#> # 4 coordinates: PC1, PC2, ..., PC4
#> #
#> # Rows (principal): [ 150 x 4 | 4 ]
#>     PC1    PC2     PC3 ... |   Species Colony Cytotype Ploidy
#>                            |   <chr>    <int> <chr>     <int>
#> 1 -2.26 -0.478  0.127      | 1 setosa       1 diploid       2
#> 2 -2.07  0.672  0.234  ... | 2 setosa       1 diploid       2
#> 3 -2.36  0.341 -0.0441     | 3 setosa       1 diploid       2
#> 4 -2.29  0.595 -0.0910     | 4 setosa       1 diploid       2
#> 5 -2.38 -0.645 -0.0157     | 5 setosa       1 diploid       2
#> # … with 145 more rows
#> #
#> # Columns (standard): [ 4 x 4 | 3 ]
#>      PC1     PC2    PC3 ... |   name         center scale
#>                             |   <chr>         <dbl> <dbl>
#> 1  0.521 -0.377   0.720     | 1 Sepal.Length   5.84 0.828
#> 2 -0.269 -0.923  -0.244 ... | 2 Sepal.Width    3.06 0.436
#> 3  0.580 -0.0245 -0.142     | 3 Petal.Length   3.76 1.77
#> 4  0.565 -0.0669 -0.634     | 4 Petal.Width    1.20 0.762``````

Following the broom package, the `tidy()` method produces a tibble describing the model components, in this case the principal coordinates, which is suitable for scree plotting:

``````tidy(iris_pca) %T>% print() %>%
ggplot(aes(x = name, y = prop_var)) +
geom_col() +
labs(x = "", y = "Proportion of inertia") +
ggtitle("PCA of Anderson's iris measurements",
"Distribution of inertia")
#> # A tibble: 4 × 5
#>   name   sdev inertia prop_var quality
#>   <fct> <dbl>   <dbl>    <dbl>   <dbl>
#> 1 PC1   1.71   435.    0.730     0.730
#> 2 PC2   0.956  136.    0.229     0.958
#> 3 PC3   0.383   21.9   0.0367    0.995
#> 4 PC4   0.144    3.09  0.00518   1``````

Following ggplot2, the `fortify()` method row-binds the factor tibbles with an additional `.matrix` column. This is used by `ggbiplot()` to redirect row- and column-specific plot layers to the appropriate subsets:8

``````ggbiplot(iris_pca, sec.axes = "cols", scale.factor = 2) +
geom_rows_point(aes(color = Species, shape = Species)) +
stat_rows_ellipse(aes(color = Species), alpha = .5, level = .99) +
geom_cols_vector() +
geom_cols_text_radiate(aes(label = name)) +
expand_limits(y = c(-3.5, NA)) +
ggtitle("PCA of Anderson's iris measurements",
"99% confidence ellipses; variables use top & right axes")``````

When variables are represented in standard coordinates, as typically in PCA, their rules can be rescaled to yield a predictive biplot:9

``````ggbiplot(iris_pca, axis.type = "predictive", axis.percents = FALSE) +
theme_biplot() +
geom_rows_point(aes(color = Species, shape = Species)) +
stat_rows_center(
aes(color = Species, shape = Species),
size = 5, alpha = .5, fun.data = mean_se
) +
geom_cols_axis(aes(label = name, center = center, scale = scale)) +
ggtitle("Predictive biplot of Anderson's iris measurements",
"Project a marker onto an axis to approximate its measurement")``````

``````aggregate(iris[, 1:4], by = iris[, "Species", drop = FALSE], FUN = mean)
#>      Species Sepal.Length Sepal.Width Petal.Length Petal.Width
#> 1     setosa        5.006       3.428        1.462       0.246
#> 2 versicolor        5.936       2.770        4.260       1.326
#> 3  virginica        6.588       2.974        5.552       2.026``````

### more methods

The auxiliary package ordr.extra provides recovery methods for several additional ordination models—and has room for several more!

## acknowledgments

### contribute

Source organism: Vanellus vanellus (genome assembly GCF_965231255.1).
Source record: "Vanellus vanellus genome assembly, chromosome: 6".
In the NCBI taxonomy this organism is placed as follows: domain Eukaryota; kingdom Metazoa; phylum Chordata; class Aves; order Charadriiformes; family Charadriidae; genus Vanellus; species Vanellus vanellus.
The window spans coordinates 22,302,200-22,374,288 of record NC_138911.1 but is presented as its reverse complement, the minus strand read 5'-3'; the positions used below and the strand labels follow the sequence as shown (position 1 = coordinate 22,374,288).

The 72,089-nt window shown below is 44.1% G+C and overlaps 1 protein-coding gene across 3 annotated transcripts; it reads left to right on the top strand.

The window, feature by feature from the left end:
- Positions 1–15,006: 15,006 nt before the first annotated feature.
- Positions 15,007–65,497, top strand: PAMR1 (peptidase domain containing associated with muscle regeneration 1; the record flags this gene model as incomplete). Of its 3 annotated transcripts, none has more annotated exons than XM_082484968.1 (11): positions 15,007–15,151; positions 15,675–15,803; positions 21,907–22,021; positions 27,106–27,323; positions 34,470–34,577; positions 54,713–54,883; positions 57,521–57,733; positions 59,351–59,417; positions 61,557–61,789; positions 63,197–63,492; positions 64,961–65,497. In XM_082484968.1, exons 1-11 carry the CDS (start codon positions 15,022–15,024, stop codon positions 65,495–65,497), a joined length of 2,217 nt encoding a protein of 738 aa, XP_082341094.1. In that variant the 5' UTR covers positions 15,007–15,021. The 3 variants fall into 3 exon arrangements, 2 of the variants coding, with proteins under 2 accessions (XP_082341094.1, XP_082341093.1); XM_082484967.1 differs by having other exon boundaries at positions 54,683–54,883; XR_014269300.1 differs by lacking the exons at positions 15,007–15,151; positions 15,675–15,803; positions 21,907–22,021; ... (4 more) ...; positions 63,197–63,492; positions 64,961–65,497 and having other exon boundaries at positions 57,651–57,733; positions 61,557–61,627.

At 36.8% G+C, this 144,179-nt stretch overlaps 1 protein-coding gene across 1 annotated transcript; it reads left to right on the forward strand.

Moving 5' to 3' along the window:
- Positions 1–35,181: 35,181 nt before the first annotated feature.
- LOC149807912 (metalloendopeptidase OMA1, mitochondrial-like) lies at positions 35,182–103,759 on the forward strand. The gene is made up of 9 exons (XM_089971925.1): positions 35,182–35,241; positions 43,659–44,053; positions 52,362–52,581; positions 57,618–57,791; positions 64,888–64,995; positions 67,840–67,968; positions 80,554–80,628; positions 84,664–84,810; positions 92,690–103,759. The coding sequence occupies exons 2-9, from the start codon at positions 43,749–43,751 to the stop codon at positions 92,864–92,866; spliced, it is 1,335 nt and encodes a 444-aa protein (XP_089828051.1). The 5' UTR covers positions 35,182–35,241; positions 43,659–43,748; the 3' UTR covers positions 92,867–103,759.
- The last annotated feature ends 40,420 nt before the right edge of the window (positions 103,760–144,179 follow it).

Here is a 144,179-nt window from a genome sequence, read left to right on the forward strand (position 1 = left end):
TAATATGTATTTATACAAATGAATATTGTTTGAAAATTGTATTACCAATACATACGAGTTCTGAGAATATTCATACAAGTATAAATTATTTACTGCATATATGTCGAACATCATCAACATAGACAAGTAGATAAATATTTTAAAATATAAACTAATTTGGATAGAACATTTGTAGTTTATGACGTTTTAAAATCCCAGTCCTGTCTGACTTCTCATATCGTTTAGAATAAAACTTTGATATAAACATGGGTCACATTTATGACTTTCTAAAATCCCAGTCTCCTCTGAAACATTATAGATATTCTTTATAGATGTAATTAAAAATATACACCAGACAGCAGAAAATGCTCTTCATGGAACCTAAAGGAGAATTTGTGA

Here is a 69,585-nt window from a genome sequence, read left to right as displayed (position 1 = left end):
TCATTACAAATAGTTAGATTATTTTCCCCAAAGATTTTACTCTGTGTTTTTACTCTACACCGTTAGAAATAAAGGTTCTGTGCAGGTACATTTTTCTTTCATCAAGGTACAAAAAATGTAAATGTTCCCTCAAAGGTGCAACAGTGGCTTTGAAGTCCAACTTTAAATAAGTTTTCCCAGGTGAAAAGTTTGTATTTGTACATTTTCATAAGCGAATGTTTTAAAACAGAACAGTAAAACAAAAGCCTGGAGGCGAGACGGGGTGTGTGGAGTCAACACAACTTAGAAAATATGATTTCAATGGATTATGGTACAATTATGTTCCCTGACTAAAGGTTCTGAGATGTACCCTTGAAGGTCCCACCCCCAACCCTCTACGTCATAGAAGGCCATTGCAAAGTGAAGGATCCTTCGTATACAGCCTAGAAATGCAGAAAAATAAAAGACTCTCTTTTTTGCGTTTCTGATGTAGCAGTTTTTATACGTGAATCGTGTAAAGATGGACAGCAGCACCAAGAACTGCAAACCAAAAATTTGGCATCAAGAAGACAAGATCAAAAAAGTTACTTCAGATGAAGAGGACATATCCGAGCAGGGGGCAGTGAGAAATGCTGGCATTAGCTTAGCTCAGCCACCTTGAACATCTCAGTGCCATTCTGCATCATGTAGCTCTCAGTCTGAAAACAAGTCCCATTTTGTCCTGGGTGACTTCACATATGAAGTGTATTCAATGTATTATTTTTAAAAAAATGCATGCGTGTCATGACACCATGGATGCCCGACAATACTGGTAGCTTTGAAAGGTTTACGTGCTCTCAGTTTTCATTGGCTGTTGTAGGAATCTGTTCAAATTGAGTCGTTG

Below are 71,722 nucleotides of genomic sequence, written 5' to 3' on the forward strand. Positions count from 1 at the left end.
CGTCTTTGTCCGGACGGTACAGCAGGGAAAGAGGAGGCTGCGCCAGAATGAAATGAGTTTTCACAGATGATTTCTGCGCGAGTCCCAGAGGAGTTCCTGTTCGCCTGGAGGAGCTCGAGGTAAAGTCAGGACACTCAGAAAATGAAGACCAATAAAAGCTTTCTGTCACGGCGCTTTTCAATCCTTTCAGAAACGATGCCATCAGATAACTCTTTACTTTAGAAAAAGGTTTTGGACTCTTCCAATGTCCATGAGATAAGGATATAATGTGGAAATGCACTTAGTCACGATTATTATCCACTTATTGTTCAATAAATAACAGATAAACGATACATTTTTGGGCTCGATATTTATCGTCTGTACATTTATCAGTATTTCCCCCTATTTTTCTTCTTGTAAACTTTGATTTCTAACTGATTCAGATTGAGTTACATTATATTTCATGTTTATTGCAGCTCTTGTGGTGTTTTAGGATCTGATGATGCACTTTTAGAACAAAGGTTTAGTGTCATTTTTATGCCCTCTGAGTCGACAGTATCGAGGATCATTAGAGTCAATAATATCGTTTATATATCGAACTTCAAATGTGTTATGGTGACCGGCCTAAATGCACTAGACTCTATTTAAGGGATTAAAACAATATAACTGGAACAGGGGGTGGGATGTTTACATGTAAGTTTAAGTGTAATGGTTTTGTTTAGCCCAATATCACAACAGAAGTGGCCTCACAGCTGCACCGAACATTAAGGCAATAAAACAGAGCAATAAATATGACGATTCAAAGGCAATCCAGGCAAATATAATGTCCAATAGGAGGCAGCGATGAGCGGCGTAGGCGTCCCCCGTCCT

Any feedback on the package is very welcome! If you encounter confusion or errors, do create an issue, with a minimal reproducible example if feasible. If you have requests, suggestions, or your own implementations for new features, feel free to create an issue or submit a pull request. Methods for additional ordination classes (see the `methods-*.r` scripts in the `R` folder) are especially welcome, as are new plot layers. Please try to follow the contributing guidelines and respect the Code of Conduct.

### inspiration

This package was originally inspired by the ggbiplot extension developed by Vincent Q. Vu, Richard J Telford, and Vilmantas Gegzna, among others. It probably first brought biplots into the tidyverse framework. The motivation to unify a variety of ordination methods came from several books and articles by Michael Greenacre, in particular Biplots in Practice. Several answers at CrossValidated, in particular by amoeba and ttnphns, provided theoretical insights and informed design choices. Thomas Lin Pedersen’s tidygraph prequel to ggraph finally induced the shift from the downstream generation of scatterplots to the upstream handling and manipulating of ordination models. Additional design elements and features have been informed by the monograph Biplots and the textbook Understanding Biplots by John C. Gower, David J. Hand, Sugnet Gardner–Lubbe, and Niel J. Le Roux, and by the volume Principal Components Analysis by I. T. Jolliffe.

### notes

1. Greenacre MJ (2010) Biplots in Practice. Fundacion BBVA, ISBN: 978-84-923846. https://www.fbbva.es/microsite/multivariate-statistics/biplots.html↩︎

2. The term ordination is most prevalent among ecologists; no catch-all term seems to be in common use outside ecology.↩︎

3. This is not a hard rule: PCA is often used to compress data before clustering, and LDA uses dimension reduction to perform classification tasks.↩︎

4. Regression and clustering models, like classical linear regression and k-means, can also be understood as matrix decomposition approximations and even visualized in biplots. Their shared coordinates, which are pre-defined rather than artificial, are the predictor coefficients and the cluster assignments, respectively. Methods for `stats::lm()` and `stats::kmeans()`, for example, are implemented for the sake of novelty and instruction, but are not widely used in practice.↩︎

5. Biplot elments must be chosen with care, and it is useful and appropriate that many model-specific biplot methods have limited flexibility. This package adopts the trade-off articulated in Wilkinson’s The Grammar of Graphics (p. 15): “This system is capable of producing some hideous graphics. There is nothing in its design to prevent its misuse. … This system cannot produce a meaningless graphic, however.”↩︎

6. Anderson E (1936) “The Species Problem in Iris”. Annals of the Missouri Botanical Garden 23(3), 457-469+471-483+485-501+503-509. https://doi.org/10.2307/2394164↩︎

7. The data must be in the form of a data frame that can be understood by the modeling function. Step-by-step methods also exist to build and annotate a ‘tbl_ord’ from a fitted ordination model.↩︎

8. The radiating text geom, like several other features, is adapted from the ggbiplot package.↩︎

9. This is an experimental feature only available for linear methods, namely eigendecomposition, singular value decomposition, and principal components analysis.↩︎